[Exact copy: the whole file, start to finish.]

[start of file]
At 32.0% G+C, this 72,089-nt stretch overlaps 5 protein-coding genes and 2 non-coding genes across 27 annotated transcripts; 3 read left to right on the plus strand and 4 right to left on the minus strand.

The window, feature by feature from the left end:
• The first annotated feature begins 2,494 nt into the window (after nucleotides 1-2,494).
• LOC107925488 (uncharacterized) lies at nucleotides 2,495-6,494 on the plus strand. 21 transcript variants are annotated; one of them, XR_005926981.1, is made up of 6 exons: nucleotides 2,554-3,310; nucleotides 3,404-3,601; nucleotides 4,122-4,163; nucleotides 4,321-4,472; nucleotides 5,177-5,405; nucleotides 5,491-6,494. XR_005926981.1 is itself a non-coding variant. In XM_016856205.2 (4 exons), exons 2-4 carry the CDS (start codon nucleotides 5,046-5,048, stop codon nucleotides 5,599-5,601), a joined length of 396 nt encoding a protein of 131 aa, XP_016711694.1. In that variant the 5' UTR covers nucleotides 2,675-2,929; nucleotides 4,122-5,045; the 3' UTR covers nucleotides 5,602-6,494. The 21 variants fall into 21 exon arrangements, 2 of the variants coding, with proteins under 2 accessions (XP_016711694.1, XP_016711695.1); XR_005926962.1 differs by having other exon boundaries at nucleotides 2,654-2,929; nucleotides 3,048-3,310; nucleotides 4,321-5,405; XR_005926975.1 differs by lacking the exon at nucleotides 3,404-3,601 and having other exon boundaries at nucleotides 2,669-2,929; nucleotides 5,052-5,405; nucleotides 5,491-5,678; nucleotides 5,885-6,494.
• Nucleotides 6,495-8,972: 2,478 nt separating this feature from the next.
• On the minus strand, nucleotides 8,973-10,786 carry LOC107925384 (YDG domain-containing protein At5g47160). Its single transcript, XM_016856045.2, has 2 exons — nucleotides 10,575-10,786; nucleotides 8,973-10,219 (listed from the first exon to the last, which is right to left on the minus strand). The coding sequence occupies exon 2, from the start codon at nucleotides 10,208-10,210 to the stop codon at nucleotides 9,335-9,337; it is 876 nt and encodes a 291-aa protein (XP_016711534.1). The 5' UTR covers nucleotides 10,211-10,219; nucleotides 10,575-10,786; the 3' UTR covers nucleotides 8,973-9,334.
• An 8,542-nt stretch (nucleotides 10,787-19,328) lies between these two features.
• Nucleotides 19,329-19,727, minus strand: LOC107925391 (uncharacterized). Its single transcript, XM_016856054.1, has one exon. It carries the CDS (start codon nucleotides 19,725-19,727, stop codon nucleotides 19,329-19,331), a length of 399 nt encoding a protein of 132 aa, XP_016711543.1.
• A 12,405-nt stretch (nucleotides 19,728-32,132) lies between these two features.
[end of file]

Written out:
At 32.0% G+C, this 72,089-nt stretch overlaps 5 protein-coding genes and 2 non-coding genes across 27 annotated transcripts; 3 read left to right on the plus strand and 4 right to left on the minus strand.

The window, feature by feature from the left end:
• The first annotated feature begins 2,494 nt into the window (after nucleotides 1-2,494).
• LOC107925488 (uncharacterized) lies at nucleotides 2,495-6,494 on the plus strand. 21 transcript variants are annotated; one of them, XR_005926981.1, is made up of 6 exons: nucleotides 2,554-3,310; nucleotides 3,404-3,601; nucleotides 4,122-4,163; nucleotides 4,321-4,472; nucleotides 5,177-5,405; nucleotides 5,491-6,494. XR_005926981.1 is itself a non-coding variant. In XM_016856205.2 (4 exons), exons 2-4 carry the CDS (start codon nucleotides 5,046-5,048, stop codon nucleotides 5,599-5,601), a joined length of 396 nt encoding a protein of 131 aa, XP_016711694.1. In that variant the 5' UTR covers nucleotides 2,675-2,929; nucleotides 4,122-5,045; the 3' UTR covers nucleotides 5,602-6,494. The 21 variants fall into 21 exon arrangements, 2 of the variants coding, with proteins under 2 accessions (XP_016711694.1, XP_016711695.1); XR_005926962.1 differs by having other exon boundaries at nucleotides 2,654-2,929; nucleotides 3,048-3,310; nucleotides 4,321-5,405; XR_005926975.1 differs by lacking the exon at nucleotides 3,404-3,601 and having other exon boundaries at nucleotides 2,669-2,929; nucleotides 5,052-5,405; nucleotides 5,491-5,678; nucleotides 5,885-6,494.
• Nucleotides 6,495-8,972: 2,478 nt separating this feature from the next.
• On the minus strand, nucleotides 8,973-10,786 carry LOC107925384 (YDG domain-containing protein At5g47160). Its single transcript, XM_016856045.2, has 2 exons — nucleotides 10,575-10,786; nucleotides 8,973-10,219 (listed from the first exon to the last, which is right to left on the minus strand). The coding sequence occupies exon 2, from the start codon at nucleotides 10,208-10,210 to the stop codon at nucleotides 9,335-9,337; it is 876 nt and encodes a 291-aa protein (XP_016711534.1). The 5' UTR covers nucleotides 10,211-10,219; nucleotides 10,575-10,786; the 3' UTR covers nucleotides 8,973-9,334.
• An 8,542-nt stretch (nucleotides 10,787-19,328) lies between these two features.
• Nucleotides 19,329-19,727, minus strand: LOC107925391 (uncharacterized). Its single transcript, XM_016856054.1, has one exon. It carries the CDS (start codon nucleotides 19,725-19,727, stop codon nucleotides 19,329-19,331), a length of 399 nt encoding a protein of 132 aa, XP_016711543.1.
• A 12,405-nt stretch (nucleotides 19,728-32,132) lies between these two features.